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23-12-2015 | Original Paper | Uitgave 6/2016

Journal of Child and Family Studies 6/2016

African-American and Latino Parents’ Attitudes and Beliefs Regarding Adolescent Fighting and Its Prevention

Tijdschrift:
Journal of Child and Family Studies > Uitgave 6/2016
Auteurs:
Rui Jun Chen, Glenn Flores, Rashmi Shetgiri

Abstract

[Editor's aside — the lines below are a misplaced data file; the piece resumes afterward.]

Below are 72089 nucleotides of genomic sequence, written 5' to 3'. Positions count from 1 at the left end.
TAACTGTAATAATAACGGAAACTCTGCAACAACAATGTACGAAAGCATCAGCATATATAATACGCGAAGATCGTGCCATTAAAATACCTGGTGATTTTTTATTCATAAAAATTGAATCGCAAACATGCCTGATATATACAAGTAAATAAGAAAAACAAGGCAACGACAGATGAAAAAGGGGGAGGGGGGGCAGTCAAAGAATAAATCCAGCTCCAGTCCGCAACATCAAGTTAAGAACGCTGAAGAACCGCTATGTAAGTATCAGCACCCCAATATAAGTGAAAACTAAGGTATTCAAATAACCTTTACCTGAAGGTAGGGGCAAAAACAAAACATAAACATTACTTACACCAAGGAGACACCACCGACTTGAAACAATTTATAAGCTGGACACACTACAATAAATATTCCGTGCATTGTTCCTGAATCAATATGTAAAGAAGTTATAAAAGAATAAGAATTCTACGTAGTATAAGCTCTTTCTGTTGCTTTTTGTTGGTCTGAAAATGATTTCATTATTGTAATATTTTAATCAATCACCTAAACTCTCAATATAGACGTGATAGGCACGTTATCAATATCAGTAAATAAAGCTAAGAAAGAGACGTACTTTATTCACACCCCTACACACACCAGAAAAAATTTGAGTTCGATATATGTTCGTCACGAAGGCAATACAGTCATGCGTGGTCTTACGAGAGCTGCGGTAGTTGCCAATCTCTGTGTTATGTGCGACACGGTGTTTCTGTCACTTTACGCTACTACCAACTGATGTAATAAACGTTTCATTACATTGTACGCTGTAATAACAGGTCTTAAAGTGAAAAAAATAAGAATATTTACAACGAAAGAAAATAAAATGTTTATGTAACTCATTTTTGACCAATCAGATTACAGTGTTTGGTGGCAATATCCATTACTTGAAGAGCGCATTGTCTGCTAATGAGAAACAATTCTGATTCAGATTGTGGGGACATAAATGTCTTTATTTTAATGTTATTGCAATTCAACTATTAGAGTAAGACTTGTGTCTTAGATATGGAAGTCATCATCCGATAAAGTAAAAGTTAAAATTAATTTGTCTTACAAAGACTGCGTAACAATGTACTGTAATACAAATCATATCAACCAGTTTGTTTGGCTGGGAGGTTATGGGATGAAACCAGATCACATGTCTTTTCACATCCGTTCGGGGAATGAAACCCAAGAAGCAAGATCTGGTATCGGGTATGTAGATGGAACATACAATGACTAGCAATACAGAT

Adolescent fighting affects 25 % of youth, with the highest rates among African-Americans and Latinos but little is known about parental views on youth fighting. The purpose of this study was to examine African-American and Latino parents’ perspectives on adolescent fighting and methods to prevent fighting. We conducted four focus groups with parents of African-American and Latino urban adolescents. Focus groups were stratified by race/ethnicity and fighting status. Groups were audiotaped, transcribed, and analyzed by three independent coders using thematic content analysis. Seventy-six percent of the 17 participants were female. Latino parents condoned fighting only as a last resort, and taught children about consequences of fighting, emotional regulation, and non-violent conflict-resolution strategies. African-American parents endorsed teaching non-violent strategies, but expressed some doubts about their effectiveness. African-American parents also suggested corporal punishment, but acknowledged that this may not be an optimal long-term strategy. Positive role modeling and involvement by teachers and other adults were cited as having important roles in fighting prevention. Suggested interventions included teaching adolescents non-violent conflict-resolution skills, anger management, and alternatives to fighting. Parents recommended that violence prevention programs incorporate the experiences of former fighters and be tailored to community needs. Study findings suggest that youth violence-prevention programs may benefit from addressing parental attitudes towards fighting and parent–child communication about fighting, teaching adolescents non-violent conflict-resolution skills, and tailoring programs by race/ethnicity. Promoting positive modeling and involvement by teachers and other adults also may be beneficial.

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